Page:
Saturday, February 18, 2012

Chess in Art Postscript: Seriously Seeking Eakins

It all seems so long ago: ejh's Chess in Art series. Its final extravaganza of seven Chess in Art works was in October 2008, yes 2008, and included what is perhaps one of the most enduring of chess paintings, Thomas Eakins (1844-1916) work: The Chess Players of 1876.

[Oil on wood, 29.8 x 42.6cm. Museum of Modern Art, New York]

It has a lasting appeal because of its simplicity, its humanity, even its domesticity (that cat). You can immediately empathise with these chess gents of Philadelphia, especially if you are looking at it as a chesser. Serious chess is at the heart of the picture; the game is no sideshow to a seduction scene, an existential moment, or a metaphysical reverie. It is a celebration of chess.

But in spite of this straightforwardness, the painting offers unexpected depths. We have picked it apart a bit once already in Chess in Art Postscript: Naughty Boys, when we focussed on the formal aspects of the composition, and said something about the artist, but now there is more to be revealed, and ruminated upon. Seriously seeking Eakins : what else will we find?

Let's start with the game on the board (you need to look hard because, remarkably, the picture is just A3 size, so the chess board is only about 8cm wide). As we noted before, H. T. Dearden (2008) gave a plausible reconstruction of the position consistent with the body language of the characters, to a man exemplars of educated East Coast society in the "Gilded Age" of US post civil war stability and growth.

On the right is George W. Holmes (artist, and early mentor of Thomas Eakins) playing black. He is tense and alert as if to pounce on his luckless opponent, the slumped Bertrand Gerdal (who taught Thomas his fluent French). The standing figure, Thomas's father Benjamin Eakins, sides with Holmes, the imminent victor. Benjamin is significant. Watch out for him.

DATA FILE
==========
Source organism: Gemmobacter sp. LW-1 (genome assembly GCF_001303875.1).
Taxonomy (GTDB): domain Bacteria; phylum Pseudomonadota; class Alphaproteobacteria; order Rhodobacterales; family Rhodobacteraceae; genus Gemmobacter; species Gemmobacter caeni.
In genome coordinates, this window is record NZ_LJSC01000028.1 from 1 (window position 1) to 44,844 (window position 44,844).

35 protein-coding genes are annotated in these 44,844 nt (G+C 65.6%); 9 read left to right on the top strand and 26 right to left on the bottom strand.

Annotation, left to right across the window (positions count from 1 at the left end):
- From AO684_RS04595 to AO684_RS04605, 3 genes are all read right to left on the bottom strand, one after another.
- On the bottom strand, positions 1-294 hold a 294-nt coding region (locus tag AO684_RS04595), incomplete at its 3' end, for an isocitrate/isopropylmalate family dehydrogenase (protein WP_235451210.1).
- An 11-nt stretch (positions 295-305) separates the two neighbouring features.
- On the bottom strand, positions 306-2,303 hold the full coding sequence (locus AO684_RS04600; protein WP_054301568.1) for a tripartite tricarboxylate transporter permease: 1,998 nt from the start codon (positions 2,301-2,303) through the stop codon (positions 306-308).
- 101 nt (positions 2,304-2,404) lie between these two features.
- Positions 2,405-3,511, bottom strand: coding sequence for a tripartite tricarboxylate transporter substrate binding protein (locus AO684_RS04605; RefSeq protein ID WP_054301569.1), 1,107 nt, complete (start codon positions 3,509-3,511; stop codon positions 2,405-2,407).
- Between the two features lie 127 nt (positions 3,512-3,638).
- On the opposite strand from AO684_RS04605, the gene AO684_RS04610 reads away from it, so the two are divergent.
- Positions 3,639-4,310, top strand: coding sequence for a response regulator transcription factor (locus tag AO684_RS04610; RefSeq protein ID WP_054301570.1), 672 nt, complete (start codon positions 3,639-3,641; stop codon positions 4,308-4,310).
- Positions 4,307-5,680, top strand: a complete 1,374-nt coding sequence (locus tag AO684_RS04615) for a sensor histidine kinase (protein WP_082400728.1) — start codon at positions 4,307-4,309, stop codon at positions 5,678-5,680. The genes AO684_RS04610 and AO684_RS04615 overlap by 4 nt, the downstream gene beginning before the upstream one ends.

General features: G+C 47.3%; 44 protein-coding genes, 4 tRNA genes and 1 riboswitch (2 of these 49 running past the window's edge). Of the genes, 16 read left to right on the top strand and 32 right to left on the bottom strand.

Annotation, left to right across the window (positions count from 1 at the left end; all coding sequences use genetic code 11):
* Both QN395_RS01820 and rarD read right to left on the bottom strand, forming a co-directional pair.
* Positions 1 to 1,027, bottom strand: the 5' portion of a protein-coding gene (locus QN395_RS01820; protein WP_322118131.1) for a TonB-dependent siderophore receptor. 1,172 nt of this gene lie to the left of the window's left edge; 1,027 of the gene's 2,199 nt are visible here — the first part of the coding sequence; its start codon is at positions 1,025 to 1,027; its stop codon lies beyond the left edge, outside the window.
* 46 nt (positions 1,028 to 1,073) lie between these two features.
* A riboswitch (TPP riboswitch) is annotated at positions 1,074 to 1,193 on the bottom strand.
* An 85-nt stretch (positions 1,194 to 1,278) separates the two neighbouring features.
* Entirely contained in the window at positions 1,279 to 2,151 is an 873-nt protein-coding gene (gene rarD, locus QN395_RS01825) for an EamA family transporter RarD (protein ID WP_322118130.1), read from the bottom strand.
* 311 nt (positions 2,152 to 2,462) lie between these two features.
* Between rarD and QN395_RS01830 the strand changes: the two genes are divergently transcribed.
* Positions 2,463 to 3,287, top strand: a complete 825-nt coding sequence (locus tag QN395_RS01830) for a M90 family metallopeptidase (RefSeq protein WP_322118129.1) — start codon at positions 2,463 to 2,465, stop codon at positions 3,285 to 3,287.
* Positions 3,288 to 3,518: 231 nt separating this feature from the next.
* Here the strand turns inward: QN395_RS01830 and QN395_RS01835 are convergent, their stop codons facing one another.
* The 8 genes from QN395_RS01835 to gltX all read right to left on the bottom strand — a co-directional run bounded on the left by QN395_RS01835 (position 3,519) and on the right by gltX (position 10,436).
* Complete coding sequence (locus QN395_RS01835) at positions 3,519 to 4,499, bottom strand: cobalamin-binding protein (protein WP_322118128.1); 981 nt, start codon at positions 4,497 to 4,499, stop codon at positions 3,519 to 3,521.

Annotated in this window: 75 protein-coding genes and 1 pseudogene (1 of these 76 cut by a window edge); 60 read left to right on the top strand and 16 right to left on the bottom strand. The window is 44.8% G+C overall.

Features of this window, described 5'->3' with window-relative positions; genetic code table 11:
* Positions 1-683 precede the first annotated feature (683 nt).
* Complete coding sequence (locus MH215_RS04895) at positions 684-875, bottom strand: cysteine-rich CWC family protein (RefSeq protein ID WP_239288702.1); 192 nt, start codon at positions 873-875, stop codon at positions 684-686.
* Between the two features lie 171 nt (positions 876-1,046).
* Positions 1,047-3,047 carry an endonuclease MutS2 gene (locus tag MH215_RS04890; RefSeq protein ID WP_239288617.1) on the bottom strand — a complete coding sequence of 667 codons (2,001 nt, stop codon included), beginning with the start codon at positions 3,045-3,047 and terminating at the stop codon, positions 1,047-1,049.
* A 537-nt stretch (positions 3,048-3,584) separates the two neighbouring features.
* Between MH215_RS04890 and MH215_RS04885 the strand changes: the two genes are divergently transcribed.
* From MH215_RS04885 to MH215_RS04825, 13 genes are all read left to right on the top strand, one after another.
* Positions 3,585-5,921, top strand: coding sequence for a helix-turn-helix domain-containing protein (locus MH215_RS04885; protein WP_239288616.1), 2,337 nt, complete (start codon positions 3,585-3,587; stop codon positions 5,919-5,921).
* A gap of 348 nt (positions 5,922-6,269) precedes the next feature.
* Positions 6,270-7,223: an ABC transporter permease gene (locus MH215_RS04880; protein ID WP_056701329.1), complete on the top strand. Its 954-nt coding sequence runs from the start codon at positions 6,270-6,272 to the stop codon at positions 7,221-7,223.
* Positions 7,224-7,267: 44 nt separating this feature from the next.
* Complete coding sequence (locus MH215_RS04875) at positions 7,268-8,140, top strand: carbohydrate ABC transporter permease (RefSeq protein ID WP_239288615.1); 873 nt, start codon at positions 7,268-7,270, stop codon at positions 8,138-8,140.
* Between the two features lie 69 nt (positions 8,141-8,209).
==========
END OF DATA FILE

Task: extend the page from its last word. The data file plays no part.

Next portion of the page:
This is Mr Dearden's interpretation of the position, with black to move:

Black is clearly winning, with rather an abundance of extra material, including a bishop on e5.

But is it a B? Martin A. Berger (2000) says that, on the contrary, "Holmes's black queen stands commandingly in the center of the board...while Gardel's captured white queen rests ineffectively inside the chess table's drawer".

Well, what do you think...is that a black Q or B on e5?


Whichever it is, black to move will win. But a queen would be overkill, surely. A bishop would be more chaessthetic - and what clinches it for me is that the black piece on e5 is the same height as the white piece on e7, which we know can't be white's queen.

Actually, I can't help also thinking that in the painting white has a piece, almost hidden, on d2 - a knight probably. Another white piece would make more of a game of it, though black would still be winning with three extra pawns and the attack.

Next, let's pick over the painting's sociological allusions with Robert Torchia (1991) who we also met before, and who, by the way, also comments on black's won position but reckons "it is not possible to transcribe the exact placement of the pieces". He argues that the picture is symptomatic of the chess explosion in the States following Paul Morphy's triumph in Europe in the late 1850s.

Philadelphia, Mr Torchia says, was a hotbed of chess with no less than six clubs in the 1870s, and seven newspaper chess columns in the 1880s (87 in the country as a whole). Indeed the city hosted a "Grand International Tournament" in August 1876 - won by James Mason of Ireland, with Henry Bird third - during the city's Grand Centennial Exhibition to mark 100 years of independence. Bird met Mason again that year in another tournament in New York, and (to get a real game into this post) Bird's brilliancy is here.